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The Scientist

» domestication and developmental biology

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image: Domestication’s Downsides for Dogs

Domestication’s Downsides for Dogs

By | December 21, 2015

The selection of traits suitable for human companionship may have dragged along some unfavorable alleles.

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image: Dog Origins Disputed

Dog Origins Disputed

By | December 17, 2015

A genomic study suggests that dogs diverged from wolves in Southeast Asia 33,000 years ago, contrary to reports placing their origins elsewhere on the continent.

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image: The Cyclopes of Idaho, 1950s

The Cyclopes of Idaho, 1950s

By | December 1, 2015

A rash of deformed lambs eventually led to the creation of a cancer-fighting agent.

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image: Pumpkins Saved By People?

Pumpkins Saved By People?

By | November 25, 2015

Domestication may have saved pumpkins, gourds, and squash as seed dispersers like the mastodon went extinct.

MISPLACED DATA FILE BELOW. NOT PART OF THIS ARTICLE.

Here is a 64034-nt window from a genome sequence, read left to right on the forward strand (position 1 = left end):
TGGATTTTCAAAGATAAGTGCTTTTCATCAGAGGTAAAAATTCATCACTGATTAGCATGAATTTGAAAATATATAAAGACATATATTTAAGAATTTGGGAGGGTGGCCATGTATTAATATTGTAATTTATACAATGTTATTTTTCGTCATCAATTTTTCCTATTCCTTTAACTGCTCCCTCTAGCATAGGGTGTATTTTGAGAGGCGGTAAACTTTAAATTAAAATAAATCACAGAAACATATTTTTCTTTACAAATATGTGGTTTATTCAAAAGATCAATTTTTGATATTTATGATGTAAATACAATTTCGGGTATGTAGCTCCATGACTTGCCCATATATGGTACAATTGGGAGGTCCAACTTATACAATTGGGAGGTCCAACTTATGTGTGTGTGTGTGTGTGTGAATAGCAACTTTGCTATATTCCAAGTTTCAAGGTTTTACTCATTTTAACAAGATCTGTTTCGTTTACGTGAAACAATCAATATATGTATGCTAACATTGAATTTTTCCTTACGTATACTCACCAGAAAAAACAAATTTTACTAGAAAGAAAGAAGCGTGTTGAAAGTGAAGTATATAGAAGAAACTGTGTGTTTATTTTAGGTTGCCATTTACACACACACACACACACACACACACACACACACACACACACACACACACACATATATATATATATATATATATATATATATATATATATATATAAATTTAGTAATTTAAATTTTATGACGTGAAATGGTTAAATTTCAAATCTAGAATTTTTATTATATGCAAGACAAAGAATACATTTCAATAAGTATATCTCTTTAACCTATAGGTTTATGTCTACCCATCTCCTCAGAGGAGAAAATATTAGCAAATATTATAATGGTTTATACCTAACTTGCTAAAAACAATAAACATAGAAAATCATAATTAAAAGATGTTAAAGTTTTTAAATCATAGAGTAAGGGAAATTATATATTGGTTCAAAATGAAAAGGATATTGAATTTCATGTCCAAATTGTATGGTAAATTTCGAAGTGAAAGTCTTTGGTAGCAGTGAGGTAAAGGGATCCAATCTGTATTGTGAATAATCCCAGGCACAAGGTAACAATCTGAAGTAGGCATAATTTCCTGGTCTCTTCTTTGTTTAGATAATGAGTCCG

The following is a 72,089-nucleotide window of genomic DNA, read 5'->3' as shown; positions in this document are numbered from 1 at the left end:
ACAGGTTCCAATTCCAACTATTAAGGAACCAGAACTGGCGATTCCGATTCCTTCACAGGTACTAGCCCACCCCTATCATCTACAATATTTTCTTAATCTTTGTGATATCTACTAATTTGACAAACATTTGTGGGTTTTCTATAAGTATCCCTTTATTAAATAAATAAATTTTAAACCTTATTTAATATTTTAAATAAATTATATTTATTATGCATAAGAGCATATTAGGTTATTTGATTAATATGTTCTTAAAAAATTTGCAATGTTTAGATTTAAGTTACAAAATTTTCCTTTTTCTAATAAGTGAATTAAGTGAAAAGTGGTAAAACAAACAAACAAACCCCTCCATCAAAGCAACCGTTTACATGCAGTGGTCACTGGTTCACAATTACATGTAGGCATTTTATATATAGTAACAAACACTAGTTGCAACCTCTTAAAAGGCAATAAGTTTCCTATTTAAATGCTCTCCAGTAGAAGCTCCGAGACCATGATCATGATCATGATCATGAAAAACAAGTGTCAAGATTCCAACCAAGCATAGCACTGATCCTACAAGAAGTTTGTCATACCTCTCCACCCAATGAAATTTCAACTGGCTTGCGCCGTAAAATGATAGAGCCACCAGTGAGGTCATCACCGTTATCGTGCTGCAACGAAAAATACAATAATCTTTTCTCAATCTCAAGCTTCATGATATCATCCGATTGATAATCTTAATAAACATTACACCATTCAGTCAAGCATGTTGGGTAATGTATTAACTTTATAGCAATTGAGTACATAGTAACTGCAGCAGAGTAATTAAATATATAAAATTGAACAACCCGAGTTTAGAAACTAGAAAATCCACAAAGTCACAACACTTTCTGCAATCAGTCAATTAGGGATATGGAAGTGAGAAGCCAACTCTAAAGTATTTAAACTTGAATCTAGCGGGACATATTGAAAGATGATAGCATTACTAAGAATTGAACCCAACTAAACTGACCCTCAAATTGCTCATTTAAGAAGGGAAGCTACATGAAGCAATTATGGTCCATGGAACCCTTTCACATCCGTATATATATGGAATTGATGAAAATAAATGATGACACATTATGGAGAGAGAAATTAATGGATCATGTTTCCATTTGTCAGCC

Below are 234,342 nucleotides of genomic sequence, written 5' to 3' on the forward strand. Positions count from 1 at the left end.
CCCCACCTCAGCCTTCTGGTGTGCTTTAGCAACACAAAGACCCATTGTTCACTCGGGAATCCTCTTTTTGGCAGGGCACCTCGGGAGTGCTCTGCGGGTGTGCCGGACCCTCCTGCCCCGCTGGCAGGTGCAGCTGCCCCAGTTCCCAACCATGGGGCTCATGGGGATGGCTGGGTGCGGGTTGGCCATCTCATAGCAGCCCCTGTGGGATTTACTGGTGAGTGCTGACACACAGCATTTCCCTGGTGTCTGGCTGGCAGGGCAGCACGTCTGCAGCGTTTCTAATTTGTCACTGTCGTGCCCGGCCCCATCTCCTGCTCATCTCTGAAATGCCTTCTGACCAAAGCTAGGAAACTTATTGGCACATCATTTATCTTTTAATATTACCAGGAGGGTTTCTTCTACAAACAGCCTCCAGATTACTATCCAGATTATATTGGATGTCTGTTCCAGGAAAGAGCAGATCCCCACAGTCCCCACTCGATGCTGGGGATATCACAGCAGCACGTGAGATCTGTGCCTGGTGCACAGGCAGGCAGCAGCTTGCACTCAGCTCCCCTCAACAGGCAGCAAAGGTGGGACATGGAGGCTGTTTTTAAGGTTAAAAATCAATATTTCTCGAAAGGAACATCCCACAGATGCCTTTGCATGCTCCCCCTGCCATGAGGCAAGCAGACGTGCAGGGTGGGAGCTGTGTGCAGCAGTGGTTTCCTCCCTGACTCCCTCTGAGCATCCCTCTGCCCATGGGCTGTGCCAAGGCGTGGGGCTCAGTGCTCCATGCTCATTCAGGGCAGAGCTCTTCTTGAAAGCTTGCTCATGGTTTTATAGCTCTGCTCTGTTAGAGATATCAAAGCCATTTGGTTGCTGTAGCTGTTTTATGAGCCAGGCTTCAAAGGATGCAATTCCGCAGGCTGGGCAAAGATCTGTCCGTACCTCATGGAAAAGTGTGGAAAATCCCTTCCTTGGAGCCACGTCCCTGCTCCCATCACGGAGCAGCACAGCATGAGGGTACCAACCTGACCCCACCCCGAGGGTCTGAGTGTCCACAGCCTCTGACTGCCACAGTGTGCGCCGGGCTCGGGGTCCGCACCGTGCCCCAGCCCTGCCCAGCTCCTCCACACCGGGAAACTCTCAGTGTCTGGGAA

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image: Blood Cell Development Reimagined

Blood Cell Development Reimagined

By | November 9, 2015

A new study is rewriting 50 years of biological dogma by suggesting that mature blood cells develop much more rapidly from stem cells than previously thought.

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image: Three Origins for Rice?

Three Origins for Rice?

By | November 3, 2015

Rice was domesticated three separate times across Asia, a new study suggests.

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image: Adding Padding

Adding Padding

By | November 1, 2015

Adipogenesis in mice has alternating genetic requirements throughout the animals’ lives.

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image: Stem Cell Therapy In Utero

Stem Cell Therapy In Utero

By | October 13, 2015

An upcoming clinical trial aims to correct for a disease of fragile bones in affected babies before they are born.

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image: Gut Bacteria Linked to Asthma Risk

Gut Bacteria Linked to Asthma Risk

By | October 1, 2015

Four types of gut bacteria found in babies’ stool may help researchers predict the future development of asthma.

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image: Sex on the Brain

Sex on the Brain

By | October 1, 2015

Masculinization of the developing rodent brain leads to significant structural differences between the two sexes.

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